In late 2012, Sony released a highly praised digital camera called the A99 that sold for about $3,000 with lenses and other accessories. Now it can be had for almost four times that amount.
Early this month, Hasselblad, a high-end Swedish camera maker, started selling for $11,500 a new model that is at best an extremely close approximation of the Sony.
The Hasselblad version is kitted out with titanium and “tough as nails” coatings, but the guts, according to serious camera critics, are essentially the A99—right down to the pellicle mirror lauded as a major breakthrough in the camera business.
Hasselblad acknowledges that its new HV is for shutterbugs who not only want a nice camera, but also want to spend a lot of money on a nice camera. After all, with a slate of solid DSLRs available for less than $1,000, chunky Canons and Nikons are ubiquitous. No Saudi prince or Shanghai statesman with a bit of flair wants to be seen toting around a Rebel.
Here’s how Hasselblad describes its target market in its press release:
“This camera is aimed at people who don’t just love taking pictures—but love taking them in real style. … There are growing numbers of very keen and often extremely talented amateur photographers and photo-enthusiasts all over the world that are willing to invest in the kind of high performance capture products that elite professionals enjoy.”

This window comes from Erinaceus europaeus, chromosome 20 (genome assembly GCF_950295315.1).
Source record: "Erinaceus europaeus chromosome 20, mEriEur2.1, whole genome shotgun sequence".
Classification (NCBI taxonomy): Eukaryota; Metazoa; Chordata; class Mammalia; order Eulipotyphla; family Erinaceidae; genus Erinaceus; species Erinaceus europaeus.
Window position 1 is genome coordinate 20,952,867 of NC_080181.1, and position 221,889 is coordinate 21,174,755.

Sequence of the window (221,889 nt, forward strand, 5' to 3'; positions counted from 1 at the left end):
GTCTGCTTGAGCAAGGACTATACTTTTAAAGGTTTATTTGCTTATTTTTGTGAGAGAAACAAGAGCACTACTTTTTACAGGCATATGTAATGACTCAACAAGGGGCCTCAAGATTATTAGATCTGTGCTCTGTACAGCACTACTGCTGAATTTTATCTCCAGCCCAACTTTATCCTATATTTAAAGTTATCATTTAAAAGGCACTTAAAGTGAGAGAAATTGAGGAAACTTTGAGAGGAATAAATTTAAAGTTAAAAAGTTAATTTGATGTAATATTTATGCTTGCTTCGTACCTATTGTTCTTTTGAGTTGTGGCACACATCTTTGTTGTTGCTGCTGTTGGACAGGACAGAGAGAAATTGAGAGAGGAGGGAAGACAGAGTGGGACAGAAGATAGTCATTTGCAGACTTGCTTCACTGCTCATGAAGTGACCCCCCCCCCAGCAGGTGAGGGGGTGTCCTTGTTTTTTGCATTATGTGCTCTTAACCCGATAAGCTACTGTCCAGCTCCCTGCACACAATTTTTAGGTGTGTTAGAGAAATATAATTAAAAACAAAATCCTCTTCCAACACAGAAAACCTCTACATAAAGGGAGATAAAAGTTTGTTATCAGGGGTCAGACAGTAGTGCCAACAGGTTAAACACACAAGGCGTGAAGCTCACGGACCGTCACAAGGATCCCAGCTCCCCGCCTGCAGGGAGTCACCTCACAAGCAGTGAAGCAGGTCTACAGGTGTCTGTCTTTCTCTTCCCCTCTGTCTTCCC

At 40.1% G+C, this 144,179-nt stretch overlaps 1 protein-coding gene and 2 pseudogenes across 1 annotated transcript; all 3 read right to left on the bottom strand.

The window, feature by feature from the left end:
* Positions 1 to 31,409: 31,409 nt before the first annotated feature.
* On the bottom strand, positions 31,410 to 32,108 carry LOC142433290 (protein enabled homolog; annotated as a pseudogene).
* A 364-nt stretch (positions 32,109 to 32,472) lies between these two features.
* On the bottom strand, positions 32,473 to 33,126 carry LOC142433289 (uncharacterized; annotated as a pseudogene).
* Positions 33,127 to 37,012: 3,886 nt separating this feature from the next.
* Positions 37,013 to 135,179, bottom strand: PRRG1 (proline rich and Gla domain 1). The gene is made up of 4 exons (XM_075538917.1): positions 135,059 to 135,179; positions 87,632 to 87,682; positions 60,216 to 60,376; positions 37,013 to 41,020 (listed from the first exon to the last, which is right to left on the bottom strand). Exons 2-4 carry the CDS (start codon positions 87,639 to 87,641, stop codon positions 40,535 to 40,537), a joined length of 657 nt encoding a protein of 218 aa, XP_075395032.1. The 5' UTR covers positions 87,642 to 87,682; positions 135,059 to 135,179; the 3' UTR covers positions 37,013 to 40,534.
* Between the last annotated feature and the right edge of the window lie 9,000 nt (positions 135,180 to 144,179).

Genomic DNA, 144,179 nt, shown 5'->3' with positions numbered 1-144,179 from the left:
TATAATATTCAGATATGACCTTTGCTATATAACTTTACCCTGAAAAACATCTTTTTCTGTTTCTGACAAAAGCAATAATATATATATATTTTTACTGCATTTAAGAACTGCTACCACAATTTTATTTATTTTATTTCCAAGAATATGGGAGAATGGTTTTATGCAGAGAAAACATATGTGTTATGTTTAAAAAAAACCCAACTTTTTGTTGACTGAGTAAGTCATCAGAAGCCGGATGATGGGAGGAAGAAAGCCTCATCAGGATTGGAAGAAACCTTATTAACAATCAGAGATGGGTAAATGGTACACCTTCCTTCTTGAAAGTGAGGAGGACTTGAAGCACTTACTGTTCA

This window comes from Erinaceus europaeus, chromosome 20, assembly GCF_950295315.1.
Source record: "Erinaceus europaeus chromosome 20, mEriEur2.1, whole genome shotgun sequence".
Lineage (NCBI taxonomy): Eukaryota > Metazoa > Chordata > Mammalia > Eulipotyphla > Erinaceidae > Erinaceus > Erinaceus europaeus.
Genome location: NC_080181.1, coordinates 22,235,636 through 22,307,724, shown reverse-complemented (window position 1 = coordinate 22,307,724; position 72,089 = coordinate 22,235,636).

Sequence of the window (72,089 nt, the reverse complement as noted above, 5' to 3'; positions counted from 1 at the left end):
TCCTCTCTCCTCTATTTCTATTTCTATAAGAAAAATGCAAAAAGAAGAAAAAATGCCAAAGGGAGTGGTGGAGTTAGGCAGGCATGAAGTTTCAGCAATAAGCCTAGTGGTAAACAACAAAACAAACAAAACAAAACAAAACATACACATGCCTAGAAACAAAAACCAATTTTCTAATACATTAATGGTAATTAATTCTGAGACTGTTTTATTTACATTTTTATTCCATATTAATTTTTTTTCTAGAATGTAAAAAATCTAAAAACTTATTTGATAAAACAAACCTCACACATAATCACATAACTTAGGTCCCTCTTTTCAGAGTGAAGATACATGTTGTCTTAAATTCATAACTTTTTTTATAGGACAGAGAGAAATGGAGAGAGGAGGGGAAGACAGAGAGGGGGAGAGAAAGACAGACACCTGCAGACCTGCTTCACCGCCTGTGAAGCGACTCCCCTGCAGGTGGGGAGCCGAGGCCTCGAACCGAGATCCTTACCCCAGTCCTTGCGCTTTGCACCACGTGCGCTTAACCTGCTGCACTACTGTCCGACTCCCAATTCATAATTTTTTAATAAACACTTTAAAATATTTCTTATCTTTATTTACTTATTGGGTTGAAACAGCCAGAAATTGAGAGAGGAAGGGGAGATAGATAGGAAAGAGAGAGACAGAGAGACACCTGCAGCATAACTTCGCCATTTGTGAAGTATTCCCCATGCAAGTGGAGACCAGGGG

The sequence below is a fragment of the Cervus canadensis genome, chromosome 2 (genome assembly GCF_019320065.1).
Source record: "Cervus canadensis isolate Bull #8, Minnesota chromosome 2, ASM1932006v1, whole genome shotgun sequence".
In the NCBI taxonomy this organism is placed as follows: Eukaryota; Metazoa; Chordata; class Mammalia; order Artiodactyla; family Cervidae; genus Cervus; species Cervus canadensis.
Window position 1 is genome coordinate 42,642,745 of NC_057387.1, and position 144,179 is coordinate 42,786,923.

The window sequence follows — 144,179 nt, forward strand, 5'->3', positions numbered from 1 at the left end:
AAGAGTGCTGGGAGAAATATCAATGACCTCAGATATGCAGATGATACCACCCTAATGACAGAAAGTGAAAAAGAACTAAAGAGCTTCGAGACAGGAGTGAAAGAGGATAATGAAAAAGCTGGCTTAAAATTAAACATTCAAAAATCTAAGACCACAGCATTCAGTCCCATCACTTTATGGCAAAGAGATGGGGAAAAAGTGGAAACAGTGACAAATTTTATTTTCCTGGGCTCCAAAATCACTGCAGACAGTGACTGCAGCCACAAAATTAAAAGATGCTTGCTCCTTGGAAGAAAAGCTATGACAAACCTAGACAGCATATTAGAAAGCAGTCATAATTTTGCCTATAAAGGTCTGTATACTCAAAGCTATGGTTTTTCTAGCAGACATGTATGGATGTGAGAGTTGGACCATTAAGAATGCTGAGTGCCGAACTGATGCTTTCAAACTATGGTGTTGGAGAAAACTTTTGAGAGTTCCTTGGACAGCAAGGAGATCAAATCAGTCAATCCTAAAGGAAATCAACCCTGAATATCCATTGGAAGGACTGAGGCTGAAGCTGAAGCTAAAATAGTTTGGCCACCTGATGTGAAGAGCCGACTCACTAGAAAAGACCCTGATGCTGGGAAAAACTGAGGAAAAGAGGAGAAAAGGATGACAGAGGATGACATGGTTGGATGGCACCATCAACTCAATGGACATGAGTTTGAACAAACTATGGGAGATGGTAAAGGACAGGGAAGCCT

The company, which did not respond to requests for an interview this morning, seems to be banking on something economists call “the Veblen effect,” which is essentially when demand for a good moves in step with its price (rather than in an inverse relationship). Those in the business of selling fine wines—and other things that 19th century economist Thorstein Veblen called status goods—know exactly how it works. The key is cultivating a product in which the value largely lies in what it says about the buyer, rather than in its utility.
Ferrari, for example, would still sell a lot of sports cars if each cost half as much, but a fair share of the buyers on its waiting list would no doubt switch their orders to a competitor that keeps prices in the stratosphere.
From this perspective, the fact that a much cheaper version of the new Hasselblad sells under a different brand may even make buyers covet the Hasselblad more; the presence of the cheaper option makes the pricier purchase that much more conspicuous—and the “I-don’t-give-a-damn” cachet is worth more to the buyer than any single-lens transparent shutter.
The gambit could just as easily backfire. Neil Dutta, an economist at Renaissance Macro Research, said the Veblen effect works best for such things as handbags that are less functional. “(With) most technology items, prices go down and quality goes up,” Dutta wrote in an e-mail. “Hard to see why cameras operate under a different standard.”
Ultrarich shutterbugs who do their homework and are really hell-bent on dropping some dollars can always buy a Leica S2. Those cost at least $20,000 and are nothing but original.
Meanwhile, the biggest winner in the Hasselblad gamble may well be Sony, which is always struggling to assert itself against Canon and Nikon, the dominant players in the DSLR game. The fact that a close cousin of its camera is selling for $11,500 via a chi-chi boutique brand may give it a bit of a reputation boost among shooters looking to spend a few thousand dollars on a professional-grade machine.
Even if Hasselblad does win over some wealthy hobbyists, those professionals who have to worry about camera bodies wearing out are likely to opt for the version that costs one-fourth as much.